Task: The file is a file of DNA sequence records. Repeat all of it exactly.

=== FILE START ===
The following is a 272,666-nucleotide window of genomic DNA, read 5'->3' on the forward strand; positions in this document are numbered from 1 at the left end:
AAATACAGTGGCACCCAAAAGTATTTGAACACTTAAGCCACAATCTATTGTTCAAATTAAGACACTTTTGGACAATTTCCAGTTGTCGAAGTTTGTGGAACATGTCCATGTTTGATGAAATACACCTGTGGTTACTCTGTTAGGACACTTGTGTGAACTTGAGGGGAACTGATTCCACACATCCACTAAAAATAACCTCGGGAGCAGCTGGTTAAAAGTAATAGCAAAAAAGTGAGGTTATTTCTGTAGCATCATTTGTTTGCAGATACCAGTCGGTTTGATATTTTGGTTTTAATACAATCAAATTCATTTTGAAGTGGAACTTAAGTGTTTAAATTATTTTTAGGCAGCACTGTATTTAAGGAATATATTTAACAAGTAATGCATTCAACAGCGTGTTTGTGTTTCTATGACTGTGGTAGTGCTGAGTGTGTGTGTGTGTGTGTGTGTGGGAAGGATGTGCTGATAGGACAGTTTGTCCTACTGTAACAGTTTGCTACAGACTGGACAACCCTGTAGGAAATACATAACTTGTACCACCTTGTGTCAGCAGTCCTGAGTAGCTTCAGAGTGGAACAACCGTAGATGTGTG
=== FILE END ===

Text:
The following is a 272,666-nucleotide window of genomic DNA, read 5'->3' on the forward strand; positions in this document are numbered from 1 at the left end:
AAATACAGTGGCACCCAAAAGTATTTGAACACTTAAGCCACAATCTATTGTTCAAATTAAGACACTTTTGGACAATTTCCAGTTGTCGAAGTTTGTGGAACATGTCCATGTTTGATGAAATACACCTGTGGTTACTCTGTTAGGACACTTGTGTGAACTTGAGGGGAACTGATTCCACACATCCACTAAAAATAACCTCGGGAGCAGCTGGTTAAAAGTAATAGCAAAAAAGTGAGGTTATTTCTGTAGCATCATTTGTTTGCAGATACCAGTCGGTTTGATATTTTGGTTTTAATACAATCAAATTCATTTTGAAGTGGAACTTAAGTGTTTAAATTATTTTTAGGCAGCACTGTATTTAAGGAATATATTTAACAAGTAATGCATTCAACAGCGTGTTTGTGTTTCTATGACTGTGGTAGTGCTGAGTGTGTGTGTGTGTGTGTGTGTGGGAAGGATGTGCTGATAGGACAGTTTGTCCTACTGTAACAGTTTGCTACAGACTGGACAACCCTGTAGGAAATACATAACTTGTACCACCTTGTGTCAGCAGTCCTGAGTAGCTTCAGAGTGGAACAACCGTAGATGTGTG